Therefore his sisters sent unto him, saying, Lord, behold, he whom thou lovest is sick.When Jesus heard that, he said, This sickness is not unto death, but for the glory of God, that the Son of God might be glorified thereby. Now Jesus loved Martha, and her sister, and Lazarus. When he had heard therefore that he was sick, he abode two days still in the same place where he was. Then after that saith he to his disciples, Let us go into Judaea again. His disciples say unto him, Master, the Jews of late sought to stone thee; and goest thou thither again? Jesus answered, Are there not twelve hours in the day? If any man walk in the day, he stumbleth not, because he seeth the light of this world. But if a man walk in the night, he stumbleth, because there is no light in him. These things said he: and after that he saith unto them, Our friend Lazarus sleepeth; but I go, that I may awake him out of sleep. Then said his disciples, Lord, if he sleep, he shall do well. Howbeit Jesus spake of his death: but they thought that he had spoken of taking of rest in sleep. Then said Jesus unto them plainly, Lazarus is dead. And I am glad for your sakes that I was not there, to the intent ye may believe; nevertheless let us go unto him. Then said Thomas, which is called Didymus, unto his fellowdisciples, Let us also go, that we may die with him. Then when Jesus came, he found that he had lain in the grave four days already. Now Bethany was nigh unto Jerusalem, about fifteen furlongs off:And many of the Jews came to Martha and Mary, to comfort them concerning their brother. Then Martha, as soon as she heard that Jesus was coming, went and met him: but Mary sat still in the house. Then said Martha unto Jesus, Lord, if thou hadst been here, my brother had not died. But I know, that even now, whatsoever thou wilt ask of God, God will give it thee. Jesus saith unto her, Thy brother shall rise again. Martha saith unto him, I know that he shall rise again in the resurrection at the last day. Jesus said unto her, I am the resurrection, and the life: he that believeth in me, though he were dead, yet shall he live: And whosoever liveth and believeth in me shall never die. Believest thou this? She saith unto him, Yea, Lord: I believe that thou art the Christ, the Son of God, which should come into the world. And when she had so said, she went her way, and called Mary her sister secretly, saying, The Master is come, and calleth for thee. As soon as she heard that, she arose quickly, and came unto him. Now Jesus was not yet come into the town, but was in that place where Martha met him. The Jews then which were with her in the house, and comforted her, when they saw Mary, that she rose up hastily and went out, followed her, saying, She goeth unto the grave to weep there. Then when Mary was come where Jesus was, and saw him, she fell down at his feet, saying unto him, Lord, if thou hadst been here, my brother had not died. When Jesus therefore saw her weeping, and the Jews also weeping which came with her, he groaned in the spirit, and was troubled, And said, Where have ye laid him? They said unto him, Lord, come and see. Jesus wept. Then said the Jews, Behold how he loved him! And some of them said, Could not this man, which opened the eyes of the blind, have caused that even this man should not have died? Jesus therefore again groaning in himself cometh to the grave. It was a cave, and a stone lay upon it.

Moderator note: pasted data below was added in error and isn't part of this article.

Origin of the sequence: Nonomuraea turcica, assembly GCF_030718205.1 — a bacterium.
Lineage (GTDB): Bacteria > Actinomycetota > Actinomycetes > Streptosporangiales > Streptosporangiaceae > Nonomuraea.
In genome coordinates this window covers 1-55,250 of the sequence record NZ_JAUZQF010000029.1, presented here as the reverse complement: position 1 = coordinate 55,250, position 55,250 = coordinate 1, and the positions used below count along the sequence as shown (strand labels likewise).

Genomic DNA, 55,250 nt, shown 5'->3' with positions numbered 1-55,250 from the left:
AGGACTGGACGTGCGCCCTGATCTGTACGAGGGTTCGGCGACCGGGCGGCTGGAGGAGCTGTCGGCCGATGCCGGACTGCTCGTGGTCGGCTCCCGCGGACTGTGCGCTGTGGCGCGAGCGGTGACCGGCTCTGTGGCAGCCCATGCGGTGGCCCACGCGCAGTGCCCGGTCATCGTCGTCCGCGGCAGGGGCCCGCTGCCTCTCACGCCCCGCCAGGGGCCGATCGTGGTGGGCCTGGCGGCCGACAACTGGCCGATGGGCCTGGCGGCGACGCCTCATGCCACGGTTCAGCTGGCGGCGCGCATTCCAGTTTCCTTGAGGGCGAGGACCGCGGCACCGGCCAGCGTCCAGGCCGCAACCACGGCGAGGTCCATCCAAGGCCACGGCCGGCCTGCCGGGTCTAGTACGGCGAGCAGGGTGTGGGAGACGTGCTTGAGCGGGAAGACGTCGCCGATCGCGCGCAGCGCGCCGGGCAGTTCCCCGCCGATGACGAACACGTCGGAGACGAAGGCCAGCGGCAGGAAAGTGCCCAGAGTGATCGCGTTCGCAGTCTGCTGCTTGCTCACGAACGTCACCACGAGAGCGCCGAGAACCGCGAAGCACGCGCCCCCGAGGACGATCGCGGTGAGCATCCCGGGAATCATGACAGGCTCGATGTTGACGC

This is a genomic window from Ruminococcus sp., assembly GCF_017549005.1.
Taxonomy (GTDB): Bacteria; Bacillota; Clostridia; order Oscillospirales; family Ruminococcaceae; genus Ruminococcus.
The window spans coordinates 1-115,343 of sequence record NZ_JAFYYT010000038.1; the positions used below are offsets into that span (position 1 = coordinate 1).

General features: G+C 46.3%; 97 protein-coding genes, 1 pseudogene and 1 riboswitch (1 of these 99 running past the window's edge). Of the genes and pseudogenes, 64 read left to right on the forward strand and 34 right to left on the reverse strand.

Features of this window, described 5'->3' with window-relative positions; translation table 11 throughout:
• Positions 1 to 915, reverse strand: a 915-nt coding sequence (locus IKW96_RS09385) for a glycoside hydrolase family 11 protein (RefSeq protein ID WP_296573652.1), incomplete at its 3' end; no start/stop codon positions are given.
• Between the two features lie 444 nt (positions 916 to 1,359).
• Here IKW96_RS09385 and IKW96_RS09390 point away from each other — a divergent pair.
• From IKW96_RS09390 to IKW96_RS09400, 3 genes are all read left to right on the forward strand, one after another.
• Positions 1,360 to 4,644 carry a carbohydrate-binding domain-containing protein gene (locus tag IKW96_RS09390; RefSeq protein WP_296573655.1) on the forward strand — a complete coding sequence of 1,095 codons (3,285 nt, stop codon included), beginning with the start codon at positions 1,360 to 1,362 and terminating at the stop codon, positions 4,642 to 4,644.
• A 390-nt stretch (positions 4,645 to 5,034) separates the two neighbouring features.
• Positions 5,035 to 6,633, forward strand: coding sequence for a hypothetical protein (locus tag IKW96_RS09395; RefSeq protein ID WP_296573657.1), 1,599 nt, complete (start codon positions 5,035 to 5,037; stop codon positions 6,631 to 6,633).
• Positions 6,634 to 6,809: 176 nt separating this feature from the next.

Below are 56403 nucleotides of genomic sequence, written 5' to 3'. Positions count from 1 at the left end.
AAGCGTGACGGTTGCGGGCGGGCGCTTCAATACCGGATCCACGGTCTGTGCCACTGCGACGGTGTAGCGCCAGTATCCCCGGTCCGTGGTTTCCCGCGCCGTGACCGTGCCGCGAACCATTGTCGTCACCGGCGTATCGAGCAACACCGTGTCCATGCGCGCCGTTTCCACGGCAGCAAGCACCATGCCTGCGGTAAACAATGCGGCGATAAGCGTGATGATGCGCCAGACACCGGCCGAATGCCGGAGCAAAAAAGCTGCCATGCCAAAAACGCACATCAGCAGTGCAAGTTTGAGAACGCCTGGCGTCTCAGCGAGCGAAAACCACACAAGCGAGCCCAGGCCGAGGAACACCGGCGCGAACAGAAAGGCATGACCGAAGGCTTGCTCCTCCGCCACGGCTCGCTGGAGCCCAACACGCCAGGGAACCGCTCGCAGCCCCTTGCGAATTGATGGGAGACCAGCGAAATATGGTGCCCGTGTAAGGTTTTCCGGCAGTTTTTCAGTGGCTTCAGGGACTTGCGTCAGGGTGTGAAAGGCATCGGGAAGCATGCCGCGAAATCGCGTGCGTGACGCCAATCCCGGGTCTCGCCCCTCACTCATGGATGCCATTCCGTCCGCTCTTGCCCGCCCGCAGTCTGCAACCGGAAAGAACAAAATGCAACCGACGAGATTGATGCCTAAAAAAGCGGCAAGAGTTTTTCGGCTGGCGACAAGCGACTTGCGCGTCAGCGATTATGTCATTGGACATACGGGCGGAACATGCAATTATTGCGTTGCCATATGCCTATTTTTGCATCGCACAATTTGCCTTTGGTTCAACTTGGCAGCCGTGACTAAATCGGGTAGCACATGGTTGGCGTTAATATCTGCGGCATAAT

Jesus said, Take ye away the stone. Martha, the sister of him that was dead, saith unto him, Lord, by this time he stinketh: for he hath been dead four days. Jesus saith unto her, Said I not unto thee, that, if thou wouldest believe, thou shouldest see the glory of God? Then they took away the stone from the place where the dead was laid. And Jesus lifted up his eyes, and said, Father, I thank thee that thou hast heard me. And I knew that thou hearest me always: but because of the people which stand by I said it, that they may believe that thou hast sent me. And when he thus had spoken, he cried with a loud voice, Lazarus, come forth. And he that was dead came forth, bound hand and foot with graveclothes: and his face was bound about with a napkin. Jesus saith unto them, Loose him, and let him go. Then many of the Jews which came to Mary, and had seen the things which Jesus did, believed on him.